Americans in their late 50s or early 60s may have saved money for retirement, but they still fall short of a financially secure retirement. In fact, two-thirds of working households age 55-64 have retirement savings far below what they will need to maintain their standard of living in retirement.
According to a recent project by the Stanford Center on Longevity in collaboration with the Society of Actuaries, the answer is simple but powerful. Find a new work situation that addresses your specific work problems, pays you enough to cover your ongoing living expenses, and allows your current savings and Social Security benefits to continue growing.
The report shows that by using retirement savings to enable delaying Social Security benefits increases projected retirement incomes by up to 6%.
The reason delaying the start of Social Security benefits increases your projected retirement income is that the increase factors Social Security uses to adjust your benefits (called “delayed retirement credits”) are generous to retirees. So, many older workers will get a really good financial deal from Social Security if they can delay the start of benefits as long as possible.
One thing to consider here is lifespan. In generations past, life expectancy was a lot lower than today. Over the last 100 years, people have achieved impressive progress in health that has led to increases in life expectancy. In the United States, life expectancy was around 70 years old in 1970, as opposed to about 80 years old in 2011. As a result, people are outliving their projected retirement savings in today’s generation.
This thought should give you the enthusiasm and the motivation you need to take on the challenges of balancing your work, financial resources, retirement, and making a good plan that works for you for the rest of your life.
Five ways to avoid a shortfall:
Postpone retirement. Working another year or two may allow your savings to grow and reduces the number of years you'll be making withdrawals. You may get a larger Social Security check as well.
Work part-time during retirement. More and more Americans are still getting a regular paycheck during their retirement years. You don't have to stick with a 9-to-5 job, however. Many retirees supplement their income by turning a hobby into a part-time job.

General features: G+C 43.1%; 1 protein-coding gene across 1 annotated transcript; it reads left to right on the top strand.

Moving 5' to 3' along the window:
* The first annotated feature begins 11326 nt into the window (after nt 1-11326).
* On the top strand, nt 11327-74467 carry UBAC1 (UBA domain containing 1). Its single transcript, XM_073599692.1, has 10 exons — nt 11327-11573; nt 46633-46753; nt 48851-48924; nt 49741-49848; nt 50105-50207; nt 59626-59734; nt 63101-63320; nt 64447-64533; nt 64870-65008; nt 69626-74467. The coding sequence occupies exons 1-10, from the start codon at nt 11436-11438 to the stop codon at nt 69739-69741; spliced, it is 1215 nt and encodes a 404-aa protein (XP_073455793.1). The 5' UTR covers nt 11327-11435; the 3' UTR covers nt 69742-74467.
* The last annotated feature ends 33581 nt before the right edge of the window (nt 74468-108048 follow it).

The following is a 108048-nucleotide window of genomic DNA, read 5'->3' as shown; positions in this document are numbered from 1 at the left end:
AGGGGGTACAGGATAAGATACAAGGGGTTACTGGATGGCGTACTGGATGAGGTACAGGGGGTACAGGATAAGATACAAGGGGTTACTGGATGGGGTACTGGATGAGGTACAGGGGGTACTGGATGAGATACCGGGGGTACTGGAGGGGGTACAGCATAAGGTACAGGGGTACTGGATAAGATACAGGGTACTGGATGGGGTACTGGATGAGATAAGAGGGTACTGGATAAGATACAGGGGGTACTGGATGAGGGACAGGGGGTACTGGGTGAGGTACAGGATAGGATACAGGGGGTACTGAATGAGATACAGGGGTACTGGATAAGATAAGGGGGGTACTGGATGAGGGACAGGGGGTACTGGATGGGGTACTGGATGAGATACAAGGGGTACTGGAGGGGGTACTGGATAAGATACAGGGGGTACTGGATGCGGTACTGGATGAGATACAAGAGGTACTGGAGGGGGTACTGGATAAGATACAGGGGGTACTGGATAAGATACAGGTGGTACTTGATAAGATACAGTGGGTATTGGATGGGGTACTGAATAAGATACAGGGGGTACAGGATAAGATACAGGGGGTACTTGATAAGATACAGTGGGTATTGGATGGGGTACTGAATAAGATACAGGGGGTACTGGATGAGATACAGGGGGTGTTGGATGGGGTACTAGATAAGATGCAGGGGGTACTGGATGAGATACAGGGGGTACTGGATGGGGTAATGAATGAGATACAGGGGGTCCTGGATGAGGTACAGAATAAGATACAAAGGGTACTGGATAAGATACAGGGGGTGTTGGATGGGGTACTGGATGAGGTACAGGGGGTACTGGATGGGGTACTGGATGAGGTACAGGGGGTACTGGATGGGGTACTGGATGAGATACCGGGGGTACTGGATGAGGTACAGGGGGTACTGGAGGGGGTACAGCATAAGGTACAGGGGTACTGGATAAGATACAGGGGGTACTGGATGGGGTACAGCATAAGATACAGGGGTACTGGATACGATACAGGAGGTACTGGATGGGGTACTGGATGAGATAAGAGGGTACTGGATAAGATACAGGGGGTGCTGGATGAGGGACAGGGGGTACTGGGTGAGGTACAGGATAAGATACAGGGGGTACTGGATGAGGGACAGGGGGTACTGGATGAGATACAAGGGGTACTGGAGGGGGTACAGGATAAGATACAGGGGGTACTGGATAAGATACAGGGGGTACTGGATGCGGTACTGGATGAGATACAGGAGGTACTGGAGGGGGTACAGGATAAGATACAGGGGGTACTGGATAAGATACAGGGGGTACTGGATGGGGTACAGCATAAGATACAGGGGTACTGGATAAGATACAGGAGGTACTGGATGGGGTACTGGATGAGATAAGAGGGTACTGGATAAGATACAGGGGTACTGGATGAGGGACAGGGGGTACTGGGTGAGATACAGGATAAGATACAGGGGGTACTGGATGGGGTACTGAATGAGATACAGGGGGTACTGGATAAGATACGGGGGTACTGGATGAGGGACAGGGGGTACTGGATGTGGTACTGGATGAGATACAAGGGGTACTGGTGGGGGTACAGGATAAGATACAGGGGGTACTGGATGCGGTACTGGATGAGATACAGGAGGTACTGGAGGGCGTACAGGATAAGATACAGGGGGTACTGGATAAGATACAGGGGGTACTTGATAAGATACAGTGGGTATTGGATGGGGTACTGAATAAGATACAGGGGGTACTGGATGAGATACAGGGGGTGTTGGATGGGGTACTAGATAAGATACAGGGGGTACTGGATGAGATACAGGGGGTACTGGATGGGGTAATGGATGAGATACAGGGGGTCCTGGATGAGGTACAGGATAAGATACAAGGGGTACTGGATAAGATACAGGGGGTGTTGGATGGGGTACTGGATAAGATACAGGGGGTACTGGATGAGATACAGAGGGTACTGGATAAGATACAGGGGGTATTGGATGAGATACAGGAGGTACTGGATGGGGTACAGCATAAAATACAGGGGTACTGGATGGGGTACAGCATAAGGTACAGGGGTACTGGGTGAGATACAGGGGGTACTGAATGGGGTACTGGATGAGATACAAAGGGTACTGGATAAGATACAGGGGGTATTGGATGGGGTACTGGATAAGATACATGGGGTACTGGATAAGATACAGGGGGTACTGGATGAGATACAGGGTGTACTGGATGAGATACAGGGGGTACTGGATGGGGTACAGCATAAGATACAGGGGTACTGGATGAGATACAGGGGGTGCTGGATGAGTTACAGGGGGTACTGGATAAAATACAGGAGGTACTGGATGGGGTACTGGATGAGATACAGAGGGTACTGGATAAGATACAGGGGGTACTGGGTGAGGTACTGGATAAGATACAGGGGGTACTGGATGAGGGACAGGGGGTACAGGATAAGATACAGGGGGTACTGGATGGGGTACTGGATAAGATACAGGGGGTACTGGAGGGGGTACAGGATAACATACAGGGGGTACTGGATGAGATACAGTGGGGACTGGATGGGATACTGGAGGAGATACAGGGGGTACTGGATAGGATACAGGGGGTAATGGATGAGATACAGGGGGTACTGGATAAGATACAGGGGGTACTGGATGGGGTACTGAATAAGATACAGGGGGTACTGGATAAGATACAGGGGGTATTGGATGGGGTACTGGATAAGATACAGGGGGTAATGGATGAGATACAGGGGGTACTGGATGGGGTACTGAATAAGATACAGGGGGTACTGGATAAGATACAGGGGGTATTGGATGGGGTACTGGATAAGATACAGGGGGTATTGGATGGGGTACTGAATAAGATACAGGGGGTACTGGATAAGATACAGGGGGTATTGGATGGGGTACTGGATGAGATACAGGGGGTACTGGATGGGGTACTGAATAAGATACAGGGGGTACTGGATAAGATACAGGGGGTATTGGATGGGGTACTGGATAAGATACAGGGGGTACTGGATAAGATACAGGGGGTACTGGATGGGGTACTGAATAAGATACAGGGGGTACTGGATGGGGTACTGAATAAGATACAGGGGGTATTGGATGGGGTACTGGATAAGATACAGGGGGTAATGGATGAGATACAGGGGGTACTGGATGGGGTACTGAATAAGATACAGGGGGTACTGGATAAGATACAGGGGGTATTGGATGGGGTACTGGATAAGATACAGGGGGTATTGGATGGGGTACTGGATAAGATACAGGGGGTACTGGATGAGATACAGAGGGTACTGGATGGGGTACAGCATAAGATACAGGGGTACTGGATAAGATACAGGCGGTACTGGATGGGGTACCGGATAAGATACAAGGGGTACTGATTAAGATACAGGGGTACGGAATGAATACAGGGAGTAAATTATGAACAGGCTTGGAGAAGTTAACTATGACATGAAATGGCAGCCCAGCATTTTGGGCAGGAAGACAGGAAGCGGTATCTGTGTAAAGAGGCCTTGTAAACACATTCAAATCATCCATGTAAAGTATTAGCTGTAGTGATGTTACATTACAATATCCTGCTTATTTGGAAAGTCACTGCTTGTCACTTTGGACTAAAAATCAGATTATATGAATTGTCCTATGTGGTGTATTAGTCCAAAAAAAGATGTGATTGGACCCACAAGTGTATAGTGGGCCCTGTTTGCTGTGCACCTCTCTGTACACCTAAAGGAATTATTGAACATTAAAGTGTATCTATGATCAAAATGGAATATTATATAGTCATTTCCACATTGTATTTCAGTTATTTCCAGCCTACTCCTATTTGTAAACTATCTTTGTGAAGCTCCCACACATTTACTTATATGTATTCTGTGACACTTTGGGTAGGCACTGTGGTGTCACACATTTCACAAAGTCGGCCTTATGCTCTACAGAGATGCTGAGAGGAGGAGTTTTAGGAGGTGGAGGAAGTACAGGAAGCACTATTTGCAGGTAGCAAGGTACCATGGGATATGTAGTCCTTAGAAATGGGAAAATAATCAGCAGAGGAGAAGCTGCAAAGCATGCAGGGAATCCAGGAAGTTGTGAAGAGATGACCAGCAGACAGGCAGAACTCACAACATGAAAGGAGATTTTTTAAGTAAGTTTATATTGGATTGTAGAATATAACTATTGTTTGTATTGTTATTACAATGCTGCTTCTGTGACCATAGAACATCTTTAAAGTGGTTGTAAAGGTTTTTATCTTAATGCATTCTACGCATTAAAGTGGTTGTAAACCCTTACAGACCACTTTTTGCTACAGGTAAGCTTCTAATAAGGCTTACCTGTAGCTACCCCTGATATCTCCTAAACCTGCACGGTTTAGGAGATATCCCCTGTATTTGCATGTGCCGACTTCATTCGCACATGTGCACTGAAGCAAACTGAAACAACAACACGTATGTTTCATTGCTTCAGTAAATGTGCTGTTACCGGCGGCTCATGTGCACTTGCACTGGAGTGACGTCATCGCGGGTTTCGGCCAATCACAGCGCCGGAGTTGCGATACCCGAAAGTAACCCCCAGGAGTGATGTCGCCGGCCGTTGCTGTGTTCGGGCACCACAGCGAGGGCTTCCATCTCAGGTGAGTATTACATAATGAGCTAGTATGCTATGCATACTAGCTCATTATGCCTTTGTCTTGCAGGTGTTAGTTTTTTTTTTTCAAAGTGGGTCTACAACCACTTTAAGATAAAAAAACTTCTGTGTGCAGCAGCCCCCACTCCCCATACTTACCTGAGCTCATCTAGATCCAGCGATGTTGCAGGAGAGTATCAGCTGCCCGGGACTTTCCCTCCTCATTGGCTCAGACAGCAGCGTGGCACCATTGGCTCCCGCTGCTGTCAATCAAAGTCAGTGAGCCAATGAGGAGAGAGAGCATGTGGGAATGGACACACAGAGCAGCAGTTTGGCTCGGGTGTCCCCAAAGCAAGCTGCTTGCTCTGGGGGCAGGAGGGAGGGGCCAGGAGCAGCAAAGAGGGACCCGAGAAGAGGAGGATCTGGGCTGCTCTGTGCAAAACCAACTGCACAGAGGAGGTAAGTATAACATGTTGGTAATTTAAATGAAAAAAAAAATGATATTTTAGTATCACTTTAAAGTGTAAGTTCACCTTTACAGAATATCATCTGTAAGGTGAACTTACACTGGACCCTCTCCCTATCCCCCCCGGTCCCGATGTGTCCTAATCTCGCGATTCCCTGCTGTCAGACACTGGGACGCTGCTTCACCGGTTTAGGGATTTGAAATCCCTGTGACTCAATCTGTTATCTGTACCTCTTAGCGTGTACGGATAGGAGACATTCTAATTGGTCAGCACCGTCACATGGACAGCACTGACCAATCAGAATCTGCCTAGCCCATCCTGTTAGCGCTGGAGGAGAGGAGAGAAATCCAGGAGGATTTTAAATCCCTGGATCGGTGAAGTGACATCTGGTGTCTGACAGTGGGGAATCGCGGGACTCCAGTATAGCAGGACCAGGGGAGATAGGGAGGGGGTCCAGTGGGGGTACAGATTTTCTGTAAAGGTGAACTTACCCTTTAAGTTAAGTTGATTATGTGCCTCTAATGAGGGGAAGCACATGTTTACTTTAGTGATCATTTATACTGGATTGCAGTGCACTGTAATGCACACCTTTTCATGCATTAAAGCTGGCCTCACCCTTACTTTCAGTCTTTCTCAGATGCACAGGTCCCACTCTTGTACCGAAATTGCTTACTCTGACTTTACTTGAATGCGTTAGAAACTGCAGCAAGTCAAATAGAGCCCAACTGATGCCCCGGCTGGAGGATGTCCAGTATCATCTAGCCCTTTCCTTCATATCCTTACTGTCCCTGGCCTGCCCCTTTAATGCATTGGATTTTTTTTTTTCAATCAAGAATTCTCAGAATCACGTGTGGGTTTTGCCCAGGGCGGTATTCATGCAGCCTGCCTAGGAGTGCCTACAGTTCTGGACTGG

Save more in your plan. Step up your retirement savings while you're still working. Workers age 50 and older can make catch-up contributions to their employer plans beyond the normal contribution limits. If you're already saving the maximum allowed, open or add to an IRA or save money in a taxable account.
Tap into your home's equity. If you own your home, you could move into a less expensive home and add to your retirement savings. Or if you want to stay put, you could examine a reverse mortgage. Carefully consider the reverse mortgage's provisions, fees, and other costs if you go that route.
Reduce your expenses. You could make it a priority to pay off your mortgage before retirement. Or perhaps you could become a one-car family when you retire. Examine your budget carefully for opportunities to cut costs. Stay flexible and adjust.
Remember that no one method of creating retirement income is perfect and that many retirees change their approach as their circumstances change. If the market drops sharply, many retirees will instinctively tighten their belts, and take less from savings that year. Or a series of good returns on their investments might permit them to splurge a bit. All investing is subject to risk, including the possible loss of the money you invest.
Because there are so many factors that you can't control (such as market performance, the rate of inflation, and life expectancy), the more flexible you are the more likely it is that you can maintain a lifelong stream of retirement income.
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